+1 I have moved to the short end of duration with my bonds.
__________________
grasshopper is online now   Reply With Quote
Old 11-19-2011, 08:59 AM   #18
Moderator
MichaelB's Avatar
 
Join Date: Jan 2008
Location: Rocky Inlets
Posts: 24,426
Quote:
Originally Posted by Alan View Post
I have lots of bonds within Wellesley and Target Retirement Funds in VG and Fidelity.

The only bond fund I'm invested in is a VG short term bond fund which should recover well enough for my needs in a rising interest environment.

The only individual bonds I hold are I-Bonds.
Sounds reasonable. Thanks
__________________
MichaelB is online now   Reply With Quote
Old 11-19-2011, 09:21 AM   #19
Give me a museum and I'll fill it. (Picasso)
Give me a forum ...
pb4uski's Avatar
 
Join Date: Nov 2010
Location: Vermont & Sarasota, FL
Posts: 16,411
I'm in VBTLX and HABDX, which have relatively long durations (5.2 and 6.6, respectively) and are 40% of my portfolio.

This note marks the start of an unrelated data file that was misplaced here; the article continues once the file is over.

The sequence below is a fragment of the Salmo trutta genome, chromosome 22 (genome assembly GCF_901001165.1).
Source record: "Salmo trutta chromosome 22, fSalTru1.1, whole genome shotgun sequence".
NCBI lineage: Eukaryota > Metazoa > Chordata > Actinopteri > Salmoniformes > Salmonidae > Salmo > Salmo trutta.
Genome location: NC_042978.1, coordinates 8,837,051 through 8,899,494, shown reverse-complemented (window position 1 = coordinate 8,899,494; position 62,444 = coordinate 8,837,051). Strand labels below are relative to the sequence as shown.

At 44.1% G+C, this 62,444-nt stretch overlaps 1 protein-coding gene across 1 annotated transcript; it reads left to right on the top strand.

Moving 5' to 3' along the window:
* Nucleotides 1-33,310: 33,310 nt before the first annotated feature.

If interest rates rise, that would likely be in response to an economic recovery. While the value of these bond funds would decline wouldn't one expect that equities would rise and offset the decline in bonds? (in theory anyway).
__________________
pb4uski is offline   Reply With Quote
Old 11-19-2011, 02:39 PM   #20
Thinks s/he gets paid by the post
jIMOh's Avatar
 
Join Date: Apr 2007
Location: Milford, OH
Posts: 2,085
Quote:
Originally Posted by IBWino View Post
Why not consider short duration bond funds instead of CDs? Vanguard's short-term investment grade bond fund is yielding >1.7% with a duration of 2.2 years. Currently, the best CD rates at our local banks are running at 1% for 24 months.